As the situation reached its inevitable boiling point that day, my dad looked at me, took a breath, and said, “You know what, you should start playing with your friends instead of me. You need to play the course as it is and as you are, not as you want it to be. This game is supposed to be fun and you aren’t having any fun.”

I remember it catching me off guard and making me infinitely madder than anything else he had ever said. Instead of hearing the incredibly loving (or emotionally drained) attempt at saving our already frayed relationship, I selfishly believed that instead, he was simply saying he didn’t have “time” to play with me. 

However, I also remember instinctively understanding exactly what he meant and feeling an immensely powerful sense of freedom after letting go of any expectations around how well I was playing.

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I am not sure my father and I played another round of golf together until after I graduated from the Naval Academy. As After-School-Special-dramatic as that may sound, it was probably the greatest thing we could have done for each other.

In a moment of clarity on that somewhat mythical weekend morning at some random golf course in Southeastern Pennsylvania, my father offered me a golden nugget of advice that has grown into a cornerstone of my own coaching philosophy.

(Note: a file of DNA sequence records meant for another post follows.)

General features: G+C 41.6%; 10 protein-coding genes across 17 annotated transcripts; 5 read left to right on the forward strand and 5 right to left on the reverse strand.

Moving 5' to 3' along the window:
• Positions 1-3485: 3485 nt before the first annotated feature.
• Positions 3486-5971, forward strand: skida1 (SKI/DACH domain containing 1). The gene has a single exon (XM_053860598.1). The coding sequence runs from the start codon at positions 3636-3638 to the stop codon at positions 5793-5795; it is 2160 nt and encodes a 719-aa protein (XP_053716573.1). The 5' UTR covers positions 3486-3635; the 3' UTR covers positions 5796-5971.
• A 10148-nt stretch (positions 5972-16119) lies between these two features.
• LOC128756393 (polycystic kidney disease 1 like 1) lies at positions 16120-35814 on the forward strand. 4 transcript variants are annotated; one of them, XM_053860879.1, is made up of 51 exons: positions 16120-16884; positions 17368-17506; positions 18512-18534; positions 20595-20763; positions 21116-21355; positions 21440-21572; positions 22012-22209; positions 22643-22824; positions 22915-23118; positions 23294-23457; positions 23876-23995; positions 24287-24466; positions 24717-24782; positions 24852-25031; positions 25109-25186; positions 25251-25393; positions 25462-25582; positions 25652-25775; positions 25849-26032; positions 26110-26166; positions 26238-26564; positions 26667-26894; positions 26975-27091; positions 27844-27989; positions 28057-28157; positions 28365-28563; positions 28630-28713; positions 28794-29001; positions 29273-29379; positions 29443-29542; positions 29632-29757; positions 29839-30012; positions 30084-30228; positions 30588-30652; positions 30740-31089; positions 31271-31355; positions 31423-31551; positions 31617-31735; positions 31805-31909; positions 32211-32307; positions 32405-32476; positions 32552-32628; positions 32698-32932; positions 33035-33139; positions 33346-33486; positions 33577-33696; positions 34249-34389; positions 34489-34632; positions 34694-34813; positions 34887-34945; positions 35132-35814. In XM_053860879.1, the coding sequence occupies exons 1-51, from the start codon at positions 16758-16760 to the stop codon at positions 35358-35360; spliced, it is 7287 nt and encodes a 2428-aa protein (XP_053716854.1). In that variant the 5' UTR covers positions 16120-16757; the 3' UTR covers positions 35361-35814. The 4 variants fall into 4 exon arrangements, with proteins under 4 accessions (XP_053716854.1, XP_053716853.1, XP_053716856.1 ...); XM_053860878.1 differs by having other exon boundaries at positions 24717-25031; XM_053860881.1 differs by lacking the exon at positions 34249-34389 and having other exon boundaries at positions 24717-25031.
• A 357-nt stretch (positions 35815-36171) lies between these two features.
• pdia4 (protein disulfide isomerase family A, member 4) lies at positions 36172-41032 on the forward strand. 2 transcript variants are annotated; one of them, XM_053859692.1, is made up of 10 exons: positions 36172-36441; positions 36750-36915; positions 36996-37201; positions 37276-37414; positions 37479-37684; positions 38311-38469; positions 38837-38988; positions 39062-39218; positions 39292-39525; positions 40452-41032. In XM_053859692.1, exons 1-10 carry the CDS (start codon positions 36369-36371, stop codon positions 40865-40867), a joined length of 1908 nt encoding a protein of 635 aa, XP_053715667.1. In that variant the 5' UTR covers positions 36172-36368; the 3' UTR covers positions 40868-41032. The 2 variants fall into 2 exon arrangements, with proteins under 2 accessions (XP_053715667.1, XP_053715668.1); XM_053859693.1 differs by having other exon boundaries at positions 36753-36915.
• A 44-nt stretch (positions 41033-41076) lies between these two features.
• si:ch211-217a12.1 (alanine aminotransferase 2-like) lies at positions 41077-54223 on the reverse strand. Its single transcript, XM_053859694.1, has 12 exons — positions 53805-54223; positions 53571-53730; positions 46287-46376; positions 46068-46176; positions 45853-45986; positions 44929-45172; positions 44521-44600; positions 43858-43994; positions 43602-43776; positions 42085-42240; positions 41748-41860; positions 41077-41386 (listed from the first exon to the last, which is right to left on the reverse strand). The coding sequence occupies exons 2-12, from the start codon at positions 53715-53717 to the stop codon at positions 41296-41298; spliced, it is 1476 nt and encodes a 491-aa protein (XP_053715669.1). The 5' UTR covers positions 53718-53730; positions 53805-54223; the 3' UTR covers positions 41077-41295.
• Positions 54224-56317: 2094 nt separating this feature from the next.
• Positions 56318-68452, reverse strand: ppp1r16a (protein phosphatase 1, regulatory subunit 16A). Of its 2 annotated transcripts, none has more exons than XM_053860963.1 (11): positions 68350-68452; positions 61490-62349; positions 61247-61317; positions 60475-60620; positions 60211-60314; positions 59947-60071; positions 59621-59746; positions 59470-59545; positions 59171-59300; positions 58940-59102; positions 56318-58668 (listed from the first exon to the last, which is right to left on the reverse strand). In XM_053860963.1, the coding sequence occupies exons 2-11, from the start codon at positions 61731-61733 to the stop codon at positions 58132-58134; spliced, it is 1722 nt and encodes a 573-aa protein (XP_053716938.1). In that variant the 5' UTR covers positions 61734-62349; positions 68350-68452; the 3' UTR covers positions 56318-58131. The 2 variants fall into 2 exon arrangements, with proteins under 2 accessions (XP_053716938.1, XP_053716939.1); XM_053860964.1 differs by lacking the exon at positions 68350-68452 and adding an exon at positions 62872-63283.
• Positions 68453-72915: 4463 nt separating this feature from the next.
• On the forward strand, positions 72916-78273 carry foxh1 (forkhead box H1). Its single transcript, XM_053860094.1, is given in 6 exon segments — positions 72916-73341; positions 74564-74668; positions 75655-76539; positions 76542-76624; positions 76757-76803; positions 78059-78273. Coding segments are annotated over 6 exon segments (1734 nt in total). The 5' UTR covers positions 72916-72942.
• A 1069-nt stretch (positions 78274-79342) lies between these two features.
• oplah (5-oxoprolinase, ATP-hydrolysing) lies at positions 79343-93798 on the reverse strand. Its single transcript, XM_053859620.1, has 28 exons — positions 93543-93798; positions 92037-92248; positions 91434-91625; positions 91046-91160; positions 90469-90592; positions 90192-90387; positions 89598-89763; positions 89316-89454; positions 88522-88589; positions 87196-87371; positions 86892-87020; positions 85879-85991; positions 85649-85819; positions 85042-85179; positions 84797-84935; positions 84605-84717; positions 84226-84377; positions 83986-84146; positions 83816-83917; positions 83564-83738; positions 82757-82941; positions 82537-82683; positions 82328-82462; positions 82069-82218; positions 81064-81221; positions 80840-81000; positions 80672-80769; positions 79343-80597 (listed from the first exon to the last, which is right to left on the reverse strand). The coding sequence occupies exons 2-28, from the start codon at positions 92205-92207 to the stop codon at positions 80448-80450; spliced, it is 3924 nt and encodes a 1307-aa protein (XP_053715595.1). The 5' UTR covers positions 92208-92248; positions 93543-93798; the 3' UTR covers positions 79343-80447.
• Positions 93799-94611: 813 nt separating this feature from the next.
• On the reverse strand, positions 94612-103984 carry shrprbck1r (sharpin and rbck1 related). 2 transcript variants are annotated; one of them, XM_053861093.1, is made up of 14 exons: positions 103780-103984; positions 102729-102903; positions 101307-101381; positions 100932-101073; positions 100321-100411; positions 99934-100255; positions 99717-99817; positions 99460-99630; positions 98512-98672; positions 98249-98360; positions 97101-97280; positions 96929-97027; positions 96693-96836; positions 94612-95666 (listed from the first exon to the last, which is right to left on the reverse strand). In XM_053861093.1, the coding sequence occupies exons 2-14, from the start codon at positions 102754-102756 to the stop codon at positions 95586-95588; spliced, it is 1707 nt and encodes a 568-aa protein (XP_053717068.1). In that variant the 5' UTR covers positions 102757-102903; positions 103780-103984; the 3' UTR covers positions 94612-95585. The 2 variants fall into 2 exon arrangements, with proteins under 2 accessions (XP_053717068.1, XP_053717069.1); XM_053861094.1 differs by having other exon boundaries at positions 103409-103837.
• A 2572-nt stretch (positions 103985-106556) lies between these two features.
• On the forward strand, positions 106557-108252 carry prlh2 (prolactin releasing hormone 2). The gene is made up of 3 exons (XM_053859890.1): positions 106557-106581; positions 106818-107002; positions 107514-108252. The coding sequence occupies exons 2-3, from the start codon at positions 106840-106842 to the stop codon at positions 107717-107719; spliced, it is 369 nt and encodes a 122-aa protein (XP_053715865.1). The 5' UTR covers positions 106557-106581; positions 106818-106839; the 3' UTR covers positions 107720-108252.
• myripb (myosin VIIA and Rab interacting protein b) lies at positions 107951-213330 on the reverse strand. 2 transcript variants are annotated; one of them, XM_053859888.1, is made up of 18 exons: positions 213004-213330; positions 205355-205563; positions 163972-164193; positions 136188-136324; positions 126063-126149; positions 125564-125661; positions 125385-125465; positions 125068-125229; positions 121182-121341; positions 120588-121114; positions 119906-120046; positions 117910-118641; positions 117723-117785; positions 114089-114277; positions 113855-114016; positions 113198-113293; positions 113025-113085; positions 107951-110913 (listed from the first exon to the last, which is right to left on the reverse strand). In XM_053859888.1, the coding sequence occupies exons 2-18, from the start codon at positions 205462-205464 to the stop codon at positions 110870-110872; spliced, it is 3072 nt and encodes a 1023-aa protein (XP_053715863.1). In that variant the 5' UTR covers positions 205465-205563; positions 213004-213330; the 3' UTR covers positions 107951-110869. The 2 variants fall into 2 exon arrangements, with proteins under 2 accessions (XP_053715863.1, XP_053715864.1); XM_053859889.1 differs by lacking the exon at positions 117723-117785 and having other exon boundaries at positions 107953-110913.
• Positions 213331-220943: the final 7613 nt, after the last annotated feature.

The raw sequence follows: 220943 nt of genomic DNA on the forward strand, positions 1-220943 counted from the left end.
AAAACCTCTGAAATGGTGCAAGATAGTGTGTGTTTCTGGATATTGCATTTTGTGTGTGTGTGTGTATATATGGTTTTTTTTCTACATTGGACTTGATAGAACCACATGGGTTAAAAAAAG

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In telling me to “play the course as it is not as I want it to be,” he either expertly or unwittingly touched upon what I believe is a deeper, Jungian-like universality of sports psychology. 

I fear that we all have a version of ourselves that we ferociously hold onto regardless of the reality staring back at us any given day. Perpetually entering into conflict with these two states of reality creates a never ending and somewhat elusive search for emotional eudaemonia through the often less rewarding hedonic pursuit of immediate pleasure.

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I see it every day in the gym. Often an athlete will have an expectation of performing at a certain level in a workout. It doesn’t even matter if that expectation is negative or positive, the eventual disappointment-train has already left the station the second she allows expectation to creep into her thoughts.